When we left home a week ago there was a blanket of snow on the ground, with more snow in the forecast. It was cold and calm. When we landed in Bangkok almost 24 hours later it was quiet the opposite–hot and hectic. Within a few minutes I couldn’t even remember what cold felt like. Or calm, for that matter.
Thailand is vivid, a sensual smorgasbord. We don’t feel culture shock, exactly–we’ve been here before and knew what to expect. But the sensory overload takes some getting used to. And, I have to say, it seems to be taking us longer to make these adjustments than it used to.
I destroyed a few taste buds on a curry dish the first night–painful but delicious. We both have aches and sore spots from encounters with enthusiastic masseuses. Our energy levels are still crashing in the afternoons, and we find ourselves wide awake at odd hours of the night. But all that will pass, sooner or later.
Thais are mourning the recent loss of their king. Lots of people wearing black, and many memorial displays. At the time of his death, in October, King Bhumibol the Great had reigned more than 70 years, and was the longest-reigning living monarch. (Queen Elizabeth II, who assumed her throne about five years after King Bhumibol, now holds the title.)
Thailand has been remarkably stable and peaceful for several decades, but in recent years there have been political conflicts and confrontations between a couple of factions, violent at times, mostly in Bangkok. The King had been sick for many years and there was speculation that his death would bring increased instability. But so far, so good. A one-year period of mourning has been declared, which may be keeping a lid on things. The King was a beloved figure, and I think the Thais truly do want to show respect for him and his legacy.
Unfortunately his son, who will take the throne, is not nearly as popular. This time next year may be a whole other situation.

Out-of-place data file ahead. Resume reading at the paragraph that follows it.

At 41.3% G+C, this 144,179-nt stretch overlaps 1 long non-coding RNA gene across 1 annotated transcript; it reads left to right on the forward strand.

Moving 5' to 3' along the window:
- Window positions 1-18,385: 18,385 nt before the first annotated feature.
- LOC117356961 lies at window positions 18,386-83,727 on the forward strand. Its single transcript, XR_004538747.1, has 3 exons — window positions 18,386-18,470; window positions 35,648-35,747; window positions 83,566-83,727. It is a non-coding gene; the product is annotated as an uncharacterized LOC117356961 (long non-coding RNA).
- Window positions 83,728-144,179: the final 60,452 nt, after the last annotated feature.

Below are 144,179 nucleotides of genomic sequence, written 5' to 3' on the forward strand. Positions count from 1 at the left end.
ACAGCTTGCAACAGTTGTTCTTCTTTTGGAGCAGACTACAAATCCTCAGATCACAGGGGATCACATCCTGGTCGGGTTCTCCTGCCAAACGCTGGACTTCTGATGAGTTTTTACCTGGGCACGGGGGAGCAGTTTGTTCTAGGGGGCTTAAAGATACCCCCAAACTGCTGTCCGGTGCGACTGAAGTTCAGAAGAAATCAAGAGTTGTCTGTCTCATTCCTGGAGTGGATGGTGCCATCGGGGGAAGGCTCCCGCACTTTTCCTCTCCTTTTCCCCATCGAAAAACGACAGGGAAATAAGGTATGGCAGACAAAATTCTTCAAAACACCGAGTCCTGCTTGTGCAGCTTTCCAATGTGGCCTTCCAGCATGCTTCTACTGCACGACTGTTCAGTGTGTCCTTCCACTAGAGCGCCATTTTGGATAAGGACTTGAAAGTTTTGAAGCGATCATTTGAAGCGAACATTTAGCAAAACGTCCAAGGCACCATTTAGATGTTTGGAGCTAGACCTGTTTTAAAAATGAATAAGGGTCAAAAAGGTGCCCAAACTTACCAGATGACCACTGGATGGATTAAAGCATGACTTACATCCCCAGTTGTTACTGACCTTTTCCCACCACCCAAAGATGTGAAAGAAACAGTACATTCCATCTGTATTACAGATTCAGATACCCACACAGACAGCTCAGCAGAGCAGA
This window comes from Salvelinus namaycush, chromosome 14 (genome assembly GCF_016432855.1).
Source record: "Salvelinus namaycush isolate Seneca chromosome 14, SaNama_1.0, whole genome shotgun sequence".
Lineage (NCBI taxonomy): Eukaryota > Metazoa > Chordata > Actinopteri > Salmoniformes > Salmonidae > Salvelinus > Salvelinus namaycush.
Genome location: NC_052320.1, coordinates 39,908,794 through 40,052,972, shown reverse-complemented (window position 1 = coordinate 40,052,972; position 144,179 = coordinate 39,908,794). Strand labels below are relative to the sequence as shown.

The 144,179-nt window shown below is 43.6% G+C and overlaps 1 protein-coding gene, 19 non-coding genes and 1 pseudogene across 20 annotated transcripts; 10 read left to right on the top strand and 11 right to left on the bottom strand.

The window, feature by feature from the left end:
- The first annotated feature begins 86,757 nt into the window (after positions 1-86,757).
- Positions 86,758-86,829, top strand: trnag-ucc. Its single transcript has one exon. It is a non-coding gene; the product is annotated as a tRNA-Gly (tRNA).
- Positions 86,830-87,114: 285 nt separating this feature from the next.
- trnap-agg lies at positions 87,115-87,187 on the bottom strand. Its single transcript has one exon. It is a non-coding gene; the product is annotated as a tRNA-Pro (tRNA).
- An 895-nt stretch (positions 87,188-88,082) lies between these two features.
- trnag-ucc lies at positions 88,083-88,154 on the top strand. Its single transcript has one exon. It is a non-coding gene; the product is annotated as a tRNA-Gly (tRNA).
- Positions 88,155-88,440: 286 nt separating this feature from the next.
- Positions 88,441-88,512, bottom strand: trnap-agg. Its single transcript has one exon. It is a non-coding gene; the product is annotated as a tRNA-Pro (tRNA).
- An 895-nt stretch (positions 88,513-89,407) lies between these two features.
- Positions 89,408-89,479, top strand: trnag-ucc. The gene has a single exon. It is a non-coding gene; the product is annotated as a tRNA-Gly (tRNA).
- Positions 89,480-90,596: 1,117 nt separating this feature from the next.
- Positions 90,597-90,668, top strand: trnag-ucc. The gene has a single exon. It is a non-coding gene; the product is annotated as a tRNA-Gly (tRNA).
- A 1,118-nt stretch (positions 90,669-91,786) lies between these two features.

We spent four days in Bangkok, mostly to give ourselves time to adjust before moving on. I like Bangkok, and it is well worth whatever time one can give to it. Bangkok is a lot of things, and pretty much at the top of the scale when it comes to sensory stimulus. But the thing that stands out for me is the commerce. It is everywhere, from the crap vendors on the street selling trinkets that are probably barely worth the raw materials they are made of, to multi-national corporations in gleaming high-rises. And everything in between. From my admittedly shallow perspective, there is an overall sense of abundance and industry.
We didn’t feel like doing the typical sight-seeing thing in Bangkok, but we did make a pilgrimage to an air-conditioned monument to excessive wealth. In the heart of the city there is a cluster of several multi-story shopping malls, each with a different target audience. Since we couldn’t really afford anything in any of them we spent some time looking around the most high-end one, called the Siam Paragon. That is where you can find the best, most luxurious of everything. On the third floor there are several exotic car showrooms, with makes such a Maserati, Ferrari, Rolls-Royce, McLaren, Aston Martin, Lamborghini and more, some boasting price tags of close to a half-million dollars. Gawking was free.
One of the buildings nearby catered to a younger, but equally affluent crowd. There was a shop specializing high-end Japanese denim, popular with hipsters, with jeans selling for $350. For those who couldn’t afford to be quite that fashionable, there were shrink-to-fit, stiff-as-a-board Levi’s, the kind I used to buy for $12 a pair as a kid, selling for $250. Hipsters ruin everything.
It turned out to be a good thing we planned to spend four days in Bangkok. It took that long for our luggage to show up. That is two trips in a row that has happened. I don’t want to point fingers, but the common denominator in both cases was Air Canada on the first leg of the trip. Maybe having your luggage arrive at your destination on the same plane you are on is an option you can choose for additional expense.
Leaving Bangkok we took a sleeper train to the northern city of Chiang Mai. We quite like Chiang Mai, but the main reason we are here this time is so I can get some dental work done. Thailand in general is a popular place for “dental tourism”, and Chiang Mai has several places known to travellers and expats. I’ve had work done at the clinic I am going to before and, as far as I can tell, their work is fine. Compared to what I would have to pay back home, I’m saving enough to pay for our entire trip.
After we leave Chiang Mai, we’ll be getting off the beaten path more, into new territory. We’re looking forward to that.